The Bottom Line
Updated on Nov. 20, 2013
Every once in a while, travelers are fortunate enough to come across art that creates a direct route into the heart and soul of a people. The brightly colored nuances of Brazilian identity - and of other world cultures - are wonderfully represented at the International Museum of Naïve Art of Brazil (MIAN) in Rio de Janeiro.
- Comprehensive collection of Brazilian and international naive art
- Guided tours present a wealth of information
- Great location next to the Corcovado access
- Not wheelchair-accessible
- The museum has works by some of the most outstanding names in Brazilian naïve art.
- An art gallery has original pieces by featured artists for sale, ranging in price from hundreds to thousands of dollars.
- Souvenirs for all budgets are available at the gift shop.
- One of the exhibitions has replicas of paitings by Henri Rousseau, the first artist described as naïve.
Guide Review - International Museum of Naive Art of Brazil
The International Museum of Naïve Art of Brazil (MIAN) in Rio de Janeiro is said to house the world's largest collection of naïf art - 6,000 works by artists from Brazil and about 100 other countries.
The museum occupies a 19th-century house in Cosme Velho, at the foot of Corcovado, two doors down from the Corcovado train station and near other historical homes. It partially reopened its doors in mid-2012 after undergoing repairs and renovations, thanks to public and non-governmental funds.
Among the exciting new features is the redesign of the exhibit area, with a museographic project by Gerardo Villaseca and more space for the display of artworks and interactive resources.
The result of a couple's love for the spontaneous, self-taught art form known as naïve art, the museum was founded by Lucien Finkelstein, a Frenchman who adopted Brazil as his home country, and his Brazilian wife, Mariza Campos da Paz. They devoted several decades to amassing their collection, taking rickety taxis to the top of mountains and leaving guided tours to search for artists in remote places.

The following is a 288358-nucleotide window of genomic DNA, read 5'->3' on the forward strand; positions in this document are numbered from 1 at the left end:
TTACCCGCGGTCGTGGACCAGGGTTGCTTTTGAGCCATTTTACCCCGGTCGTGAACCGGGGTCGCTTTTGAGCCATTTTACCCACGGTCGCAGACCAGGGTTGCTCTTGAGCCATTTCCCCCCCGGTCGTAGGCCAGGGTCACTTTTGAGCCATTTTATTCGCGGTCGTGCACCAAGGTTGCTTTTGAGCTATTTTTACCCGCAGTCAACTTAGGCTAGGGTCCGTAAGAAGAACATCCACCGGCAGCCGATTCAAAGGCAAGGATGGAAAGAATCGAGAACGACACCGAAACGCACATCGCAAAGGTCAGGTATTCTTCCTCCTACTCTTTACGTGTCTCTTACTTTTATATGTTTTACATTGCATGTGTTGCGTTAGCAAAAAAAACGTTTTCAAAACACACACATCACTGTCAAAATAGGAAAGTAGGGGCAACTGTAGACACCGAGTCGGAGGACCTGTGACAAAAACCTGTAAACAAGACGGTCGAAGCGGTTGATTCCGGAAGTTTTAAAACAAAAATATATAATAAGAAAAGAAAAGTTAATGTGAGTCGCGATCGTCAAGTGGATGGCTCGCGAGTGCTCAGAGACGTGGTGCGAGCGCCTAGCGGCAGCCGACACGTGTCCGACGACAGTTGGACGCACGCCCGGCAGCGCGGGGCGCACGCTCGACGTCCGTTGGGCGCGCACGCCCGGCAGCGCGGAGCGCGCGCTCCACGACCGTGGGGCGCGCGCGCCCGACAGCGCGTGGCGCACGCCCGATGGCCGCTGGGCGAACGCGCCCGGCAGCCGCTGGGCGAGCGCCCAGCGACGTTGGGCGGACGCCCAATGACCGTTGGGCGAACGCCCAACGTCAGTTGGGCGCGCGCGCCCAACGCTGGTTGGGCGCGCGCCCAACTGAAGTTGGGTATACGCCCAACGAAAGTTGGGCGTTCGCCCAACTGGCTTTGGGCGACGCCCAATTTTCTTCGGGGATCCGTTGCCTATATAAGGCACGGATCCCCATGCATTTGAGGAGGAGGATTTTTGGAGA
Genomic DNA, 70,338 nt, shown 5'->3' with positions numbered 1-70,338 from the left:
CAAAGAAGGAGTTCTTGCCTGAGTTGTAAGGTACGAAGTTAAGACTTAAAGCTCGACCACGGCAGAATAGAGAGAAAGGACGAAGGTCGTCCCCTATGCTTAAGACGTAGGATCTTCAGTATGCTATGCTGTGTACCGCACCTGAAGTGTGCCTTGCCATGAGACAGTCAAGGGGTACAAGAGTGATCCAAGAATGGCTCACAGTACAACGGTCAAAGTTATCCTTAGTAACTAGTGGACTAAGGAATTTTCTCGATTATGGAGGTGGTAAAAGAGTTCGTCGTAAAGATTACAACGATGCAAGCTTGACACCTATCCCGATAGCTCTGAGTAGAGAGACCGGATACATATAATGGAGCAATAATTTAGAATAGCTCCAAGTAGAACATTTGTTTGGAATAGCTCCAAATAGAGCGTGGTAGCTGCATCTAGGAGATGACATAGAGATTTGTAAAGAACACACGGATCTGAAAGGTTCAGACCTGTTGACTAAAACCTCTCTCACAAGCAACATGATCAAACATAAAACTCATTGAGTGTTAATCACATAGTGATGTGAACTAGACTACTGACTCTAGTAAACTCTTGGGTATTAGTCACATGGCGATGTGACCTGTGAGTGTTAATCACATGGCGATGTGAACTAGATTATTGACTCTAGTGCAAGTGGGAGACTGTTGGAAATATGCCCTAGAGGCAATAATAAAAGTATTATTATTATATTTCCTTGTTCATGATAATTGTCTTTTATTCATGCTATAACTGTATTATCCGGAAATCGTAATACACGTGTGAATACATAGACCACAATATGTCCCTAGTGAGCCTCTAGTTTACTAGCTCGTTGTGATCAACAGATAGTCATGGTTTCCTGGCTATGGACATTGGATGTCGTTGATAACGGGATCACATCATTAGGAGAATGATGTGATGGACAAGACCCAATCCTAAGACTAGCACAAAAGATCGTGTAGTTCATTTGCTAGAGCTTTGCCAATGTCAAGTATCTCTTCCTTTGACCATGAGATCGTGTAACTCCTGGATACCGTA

When Lucien passed away in 2008, Mariza da Paz became president of the Lucien Finkelstein Foundation and continued the museum's endeavors, including the promotion of upcoming talents in naïve art. The Foundation is now presided by Jacqueline Finkelstein, Lucien's daughter. In its new configuration, the museum has a room dedicated to Lucien'sa achievements.
In Brazil, many naïve artists have benefitted from the museum's projects, such as Future Greats of Naïve Art, Great Names of Naïve Art, Naïves of Our Brazil - which highlights regional talents - and New Values of Naïve Art.
The museum's exhibits are accompanied by carefully prepared multilingual literature which gives viewers information about the artist's background and work. Additional improvements are being implemented as of this update.
Tuesdays to Fridays from 10am to 6 pm. Saturdays: call in advance to schedule a guided tour.
R$16 (subject to changes; half-price tickets available for kids and senior citizens 60 and up)
Rua Cosme Velho 561
Rio de Janeiro
Phone: 21-2205-8612/ 21-2205-8547